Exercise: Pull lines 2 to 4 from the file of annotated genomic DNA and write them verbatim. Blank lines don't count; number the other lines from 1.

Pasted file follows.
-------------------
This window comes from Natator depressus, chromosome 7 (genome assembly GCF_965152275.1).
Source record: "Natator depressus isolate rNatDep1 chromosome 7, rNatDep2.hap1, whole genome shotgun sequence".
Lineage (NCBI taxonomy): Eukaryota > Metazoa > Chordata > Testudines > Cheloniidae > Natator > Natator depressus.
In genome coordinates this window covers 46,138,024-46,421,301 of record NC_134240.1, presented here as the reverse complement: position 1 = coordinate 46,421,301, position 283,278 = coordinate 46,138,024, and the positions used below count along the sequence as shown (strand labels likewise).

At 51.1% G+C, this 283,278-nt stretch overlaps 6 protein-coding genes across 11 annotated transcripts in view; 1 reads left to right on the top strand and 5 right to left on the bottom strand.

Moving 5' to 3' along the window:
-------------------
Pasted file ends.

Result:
Source record: "Natator depressus isolate rNatDep1 chromosome 7, rNatDep2.hap1, whole genome shotgun sequence".
Lineage (NCBI taxonomy): Eukaryota > Metazoa > Chordata > Testudines > Cheloniidae > Natator > Natator depressus.
In genome coordinates this window covers 46,138,024-46,421,301 of record NC_134240.1, presented here as the reverse complement: position 1 = coordinate 46,421,301, position 283,278 = coordinate 46,138,024, and the positions used below count along the sequence as shown (strand labels likewise).